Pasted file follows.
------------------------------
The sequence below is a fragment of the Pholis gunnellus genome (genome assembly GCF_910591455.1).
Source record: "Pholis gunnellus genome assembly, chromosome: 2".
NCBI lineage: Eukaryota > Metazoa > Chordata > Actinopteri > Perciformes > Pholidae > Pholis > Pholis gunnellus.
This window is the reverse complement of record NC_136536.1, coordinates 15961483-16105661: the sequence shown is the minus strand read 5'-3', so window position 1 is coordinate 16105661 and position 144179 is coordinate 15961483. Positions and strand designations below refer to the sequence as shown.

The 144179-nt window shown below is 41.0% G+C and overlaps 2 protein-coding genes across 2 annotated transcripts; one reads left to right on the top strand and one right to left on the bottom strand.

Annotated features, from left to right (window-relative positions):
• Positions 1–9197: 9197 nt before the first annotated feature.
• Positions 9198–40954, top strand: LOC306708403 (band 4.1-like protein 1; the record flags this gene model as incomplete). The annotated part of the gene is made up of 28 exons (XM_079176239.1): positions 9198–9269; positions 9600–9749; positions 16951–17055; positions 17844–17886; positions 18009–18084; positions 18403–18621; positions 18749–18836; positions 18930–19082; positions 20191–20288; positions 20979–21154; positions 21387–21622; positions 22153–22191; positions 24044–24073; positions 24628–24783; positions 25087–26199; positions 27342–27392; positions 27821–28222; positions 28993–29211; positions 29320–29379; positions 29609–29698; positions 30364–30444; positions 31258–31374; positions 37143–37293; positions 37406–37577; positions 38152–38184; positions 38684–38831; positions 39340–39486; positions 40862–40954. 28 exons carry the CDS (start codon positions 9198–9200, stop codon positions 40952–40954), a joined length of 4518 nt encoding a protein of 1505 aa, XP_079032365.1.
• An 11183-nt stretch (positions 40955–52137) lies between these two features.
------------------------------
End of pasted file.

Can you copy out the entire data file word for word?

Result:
The sequence below is a fragment of the Pholis gunnellus genome (genome assembly GCF_910591455.1).
Source record: "Pholis gunnellus genome assembly, chromosome: 2".
NCBI lineage: Eukaryota > Metazoa > Chordata > Actinopteri > Perciformes > Pholidae > Pholis > Pholis gunnellus.
This window is the reverse complement of record NC_136536.1, coordinates 15961483-16105661: the sequence shown is the minus strand read 5'-3', so window position 1 is coordinate 16105661 and position 144179 is coordinate 15961483. Positions and strand designations below refer to the sequence as shown.

The 144179-nt window shown below is 41.0% G+C and overlaps 2 protein-coding genes across 2 annotated transcripts; one reads left to right on the top strand and one right to left on the bottom strand.

Annotated features, from left to right (window-relative positions):
• Positions 1–9197: 9197 nt before the first annotated feature.
• Positions 9198–40954, top strand: LOC306708403 (band 4.1-like protein 1; the record flags this gene model as incomplete). The annotated part of the gene is made up of 28 exons (XM_079176239.1): positions 9198–9269; positions 9600–9749; positions 16951–17055; positions 17844–17886; positions 18009–18084; positions 18403–18621; positions 18749–18836; positions 18930–19082; positions 20191–20288; positions 20979–21154; positions 21387–21622; positions 22153–22191; positions 24044–24073; positions 24628–24783; positions 25087–26199; positions 27342–27392; positions 27821–28222; positions 28993–29211; positions 29320–29379; positions 29609–29698; positions 30364–30444; positions 31258–31374; positions 37143–37293; positions 37406–37577; positions 38152–38184; positions 38684–38831; positions 39340–39486; positions 40862–40954. 28 exons carry the CDS (start codon positions 9198–9200, stop codon positions 40952–40954), a joined length of 4518 nt encoding a protein of 1505 aa, XP_079032365.1.
• An 11183-nt stretch (positions 40955–52137) lies between these two features.